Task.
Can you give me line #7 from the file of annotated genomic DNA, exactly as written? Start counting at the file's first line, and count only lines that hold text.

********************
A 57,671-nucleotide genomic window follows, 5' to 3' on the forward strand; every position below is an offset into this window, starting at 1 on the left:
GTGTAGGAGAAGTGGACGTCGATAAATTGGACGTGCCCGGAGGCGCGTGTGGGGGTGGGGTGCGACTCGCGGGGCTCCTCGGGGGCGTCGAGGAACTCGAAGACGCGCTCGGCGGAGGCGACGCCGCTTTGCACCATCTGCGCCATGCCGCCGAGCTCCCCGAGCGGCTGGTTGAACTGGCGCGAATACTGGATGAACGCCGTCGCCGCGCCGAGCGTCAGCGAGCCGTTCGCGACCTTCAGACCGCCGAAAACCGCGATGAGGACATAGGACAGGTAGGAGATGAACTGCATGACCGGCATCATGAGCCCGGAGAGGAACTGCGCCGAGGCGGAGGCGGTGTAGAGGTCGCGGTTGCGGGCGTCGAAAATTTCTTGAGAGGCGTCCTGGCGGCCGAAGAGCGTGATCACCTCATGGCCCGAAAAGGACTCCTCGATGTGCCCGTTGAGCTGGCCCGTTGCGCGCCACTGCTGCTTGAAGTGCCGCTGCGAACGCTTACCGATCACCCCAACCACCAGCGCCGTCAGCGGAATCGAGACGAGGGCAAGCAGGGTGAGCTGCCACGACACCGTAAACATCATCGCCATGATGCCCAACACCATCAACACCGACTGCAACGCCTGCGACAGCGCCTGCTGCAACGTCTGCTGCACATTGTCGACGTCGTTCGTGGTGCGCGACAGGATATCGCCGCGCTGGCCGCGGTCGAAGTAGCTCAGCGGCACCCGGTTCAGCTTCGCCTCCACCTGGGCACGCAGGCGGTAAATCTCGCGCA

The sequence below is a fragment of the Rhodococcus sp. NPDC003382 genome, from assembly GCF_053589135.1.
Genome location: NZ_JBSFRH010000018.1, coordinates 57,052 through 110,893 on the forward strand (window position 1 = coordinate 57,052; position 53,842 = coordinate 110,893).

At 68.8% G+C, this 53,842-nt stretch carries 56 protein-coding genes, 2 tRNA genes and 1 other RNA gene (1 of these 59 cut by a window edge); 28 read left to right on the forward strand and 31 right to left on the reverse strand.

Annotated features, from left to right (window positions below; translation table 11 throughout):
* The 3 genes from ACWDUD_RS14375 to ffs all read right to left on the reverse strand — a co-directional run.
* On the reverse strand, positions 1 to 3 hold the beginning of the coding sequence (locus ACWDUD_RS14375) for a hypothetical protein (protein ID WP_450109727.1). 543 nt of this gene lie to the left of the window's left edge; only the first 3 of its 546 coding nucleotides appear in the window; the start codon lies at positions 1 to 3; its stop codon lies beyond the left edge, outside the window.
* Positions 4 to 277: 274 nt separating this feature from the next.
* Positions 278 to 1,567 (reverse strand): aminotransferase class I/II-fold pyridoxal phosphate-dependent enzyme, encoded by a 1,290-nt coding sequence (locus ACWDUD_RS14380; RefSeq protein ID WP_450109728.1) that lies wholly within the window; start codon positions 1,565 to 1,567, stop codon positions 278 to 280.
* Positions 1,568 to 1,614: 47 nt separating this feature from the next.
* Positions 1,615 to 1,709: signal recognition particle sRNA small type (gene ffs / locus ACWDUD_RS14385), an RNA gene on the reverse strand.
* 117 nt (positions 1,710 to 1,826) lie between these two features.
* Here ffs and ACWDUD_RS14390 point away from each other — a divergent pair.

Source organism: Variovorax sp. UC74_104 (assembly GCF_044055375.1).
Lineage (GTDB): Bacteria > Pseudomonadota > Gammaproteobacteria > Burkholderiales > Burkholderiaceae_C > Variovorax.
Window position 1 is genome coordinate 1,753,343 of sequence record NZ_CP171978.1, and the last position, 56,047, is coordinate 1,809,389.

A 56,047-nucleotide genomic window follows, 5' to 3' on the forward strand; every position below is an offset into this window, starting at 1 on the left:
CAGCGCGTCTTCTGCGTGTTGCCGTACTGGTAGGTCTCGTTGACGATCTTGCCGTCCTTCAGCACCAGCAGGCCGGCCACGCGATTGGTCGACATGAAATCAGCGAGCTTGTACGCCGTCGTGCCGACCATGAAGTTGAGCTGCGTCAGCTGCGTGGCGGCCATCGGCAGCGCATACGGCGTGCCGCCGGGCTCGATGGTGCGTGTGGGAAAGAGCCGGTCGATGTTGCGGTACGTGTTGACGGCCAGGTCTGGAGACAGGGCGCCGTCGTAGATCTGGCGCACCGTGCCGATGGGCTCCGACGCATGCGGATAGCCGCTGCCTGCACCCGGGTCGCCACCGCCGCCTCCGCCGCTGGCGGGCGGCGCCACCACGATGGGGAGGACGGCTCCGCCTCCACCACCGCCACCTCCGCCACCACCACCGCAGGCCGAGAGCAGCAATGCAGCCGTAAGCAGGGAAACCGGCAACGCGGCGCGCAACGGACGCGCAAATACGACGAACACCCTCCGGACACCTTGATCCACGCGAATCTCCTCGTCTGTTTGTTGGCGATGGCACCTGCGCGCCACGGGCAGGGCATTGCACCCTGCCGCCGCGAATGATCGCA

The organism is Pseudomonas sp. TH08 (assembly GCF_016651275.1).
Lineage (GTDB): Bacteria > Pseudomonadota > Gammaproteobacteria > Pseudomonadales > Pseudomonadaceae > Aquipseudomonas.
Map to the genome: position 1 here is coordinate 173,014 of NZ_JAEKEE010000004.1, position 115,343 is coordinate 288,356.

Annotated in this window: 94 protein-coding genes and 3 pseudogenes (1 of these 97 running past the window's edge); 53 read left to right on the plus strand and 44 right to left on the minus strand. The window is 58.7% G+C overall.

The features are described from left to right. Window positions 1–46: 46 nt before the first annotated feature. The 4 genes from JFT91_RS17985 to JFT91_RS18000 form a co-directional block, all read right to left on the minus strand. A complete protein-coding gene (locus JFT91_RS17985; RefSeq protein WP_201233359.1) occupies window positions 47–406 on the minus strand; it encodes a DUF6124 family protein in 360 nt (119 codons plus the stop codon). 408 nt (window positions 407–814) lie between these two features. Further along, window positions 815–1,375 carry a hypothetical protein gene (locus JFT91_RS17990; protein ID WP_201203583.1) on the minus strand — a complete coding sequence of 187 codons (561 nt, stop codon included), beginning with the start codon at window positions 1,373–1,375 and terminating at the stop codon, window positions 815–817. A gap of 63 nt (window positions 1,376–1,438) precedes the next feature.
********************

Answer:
* The 3 genes from ACWDUD_RS14375 to ffs all read right to left on the reverse strand — a co-directional run.